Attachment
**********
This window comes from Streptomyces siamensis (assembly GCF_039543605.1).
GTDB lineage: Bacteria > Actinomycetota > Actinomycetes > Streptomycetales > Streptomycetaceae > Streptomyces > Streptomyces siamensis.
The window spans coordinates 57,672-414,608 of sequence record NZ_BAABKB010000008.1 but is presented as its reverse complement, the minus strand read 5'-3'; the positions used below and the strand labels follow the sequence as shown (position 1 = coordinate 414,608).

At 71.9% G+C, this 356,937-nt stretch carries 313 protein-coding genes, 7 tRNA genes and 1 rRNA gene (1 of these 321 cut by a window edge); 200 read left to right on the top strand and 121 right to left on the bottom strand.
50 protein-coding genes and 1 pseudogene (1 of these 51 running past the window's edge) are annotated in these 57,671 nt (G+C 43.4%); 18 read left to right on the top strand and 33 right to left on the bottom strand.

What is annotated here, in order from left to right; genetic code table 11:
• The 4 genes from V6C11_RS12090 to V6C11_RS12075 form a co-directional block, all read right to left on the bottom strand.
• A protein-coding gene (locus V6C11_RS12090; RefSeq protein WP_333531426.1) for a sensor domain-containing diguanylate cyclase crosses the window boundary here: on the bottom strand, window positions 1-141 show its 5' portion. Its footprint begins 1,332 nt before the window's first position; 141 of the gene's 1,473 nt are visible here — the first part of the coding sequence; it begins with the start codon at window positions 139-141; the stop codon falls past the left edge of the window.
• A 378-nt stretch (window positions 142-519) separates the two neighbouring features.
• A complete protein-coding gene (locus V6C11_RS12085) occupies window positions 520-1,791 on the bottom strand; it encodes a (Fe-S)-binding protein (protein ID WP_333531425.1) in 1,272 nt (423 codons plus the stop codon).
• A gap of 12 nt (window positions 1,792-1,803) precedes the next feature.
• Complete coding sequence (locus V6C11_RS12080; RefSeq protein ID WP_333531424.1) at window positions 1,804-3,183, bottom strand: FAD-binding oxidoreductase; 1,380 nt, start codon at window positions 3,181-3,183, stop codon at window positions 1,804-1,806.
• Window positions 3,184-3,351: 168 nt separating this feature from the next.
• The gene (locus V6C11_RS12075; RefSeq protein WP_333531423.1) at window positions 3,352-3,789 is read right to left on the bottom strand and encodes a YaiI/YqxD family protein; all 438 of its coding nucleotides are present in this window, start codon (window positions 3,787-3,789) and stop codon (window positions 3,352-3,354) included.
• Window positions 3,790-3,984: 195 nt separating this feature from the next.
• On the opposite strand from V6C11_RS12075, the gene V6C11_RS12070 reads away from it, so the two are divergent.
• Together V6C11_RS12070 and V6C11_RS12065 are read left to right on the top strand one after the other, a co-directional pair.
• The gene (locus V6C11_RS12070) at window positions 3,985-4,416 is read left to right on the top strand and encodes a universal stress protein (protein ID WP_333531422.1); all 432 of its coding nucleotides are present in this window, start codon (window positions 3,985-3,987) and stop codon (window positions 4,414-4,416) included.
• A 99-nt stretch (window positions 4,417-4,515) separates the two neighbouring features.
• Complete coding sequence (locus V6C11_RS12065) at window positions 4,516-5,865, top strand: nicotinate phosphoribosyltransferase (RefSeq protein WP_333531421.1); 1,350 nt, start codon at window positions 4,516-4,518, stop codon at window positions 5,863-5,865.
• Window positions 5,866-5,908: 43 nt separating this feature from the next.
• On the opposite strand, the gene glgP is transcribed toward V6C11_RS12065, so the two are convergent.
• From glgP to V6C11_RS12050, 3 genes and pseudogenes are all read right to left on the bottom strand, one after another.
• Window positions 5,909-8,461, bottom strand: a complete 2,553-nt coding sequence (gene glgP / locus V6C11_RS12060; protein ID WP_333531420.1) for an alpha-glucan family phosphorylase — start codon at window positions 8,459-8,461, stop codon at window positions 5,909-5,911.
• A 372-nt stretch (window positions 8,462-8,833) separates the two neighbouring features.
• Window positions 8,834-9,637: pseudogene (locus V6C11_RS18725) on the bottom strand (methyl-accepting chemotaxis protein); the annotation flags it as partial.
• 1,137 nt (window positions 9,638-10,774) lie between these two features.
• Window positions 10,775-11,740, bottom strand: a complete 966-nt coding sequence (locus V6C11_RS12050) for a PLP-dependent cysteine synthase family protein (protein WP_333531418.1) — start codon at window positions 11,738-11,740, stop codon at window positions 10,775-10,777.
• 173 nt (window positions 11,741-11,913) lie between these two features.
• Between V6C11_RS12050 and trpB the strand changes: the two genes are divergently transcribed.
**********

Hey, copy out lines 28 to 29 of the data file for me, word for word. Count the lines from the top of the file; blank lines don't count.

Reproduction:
• Window positions 10,775-11,740, bottom strand: a complete 966-nt coding sequence (locus V6C11_RS12050) for a PLP-dependent cysteine synthase family protein (protein WP_333531418.1) — start codon at window positions 11,738-11,740, stop codon at window positions 10,775-10,777.
• 173 nt (window positions 11,741-11,913) lie between these two features.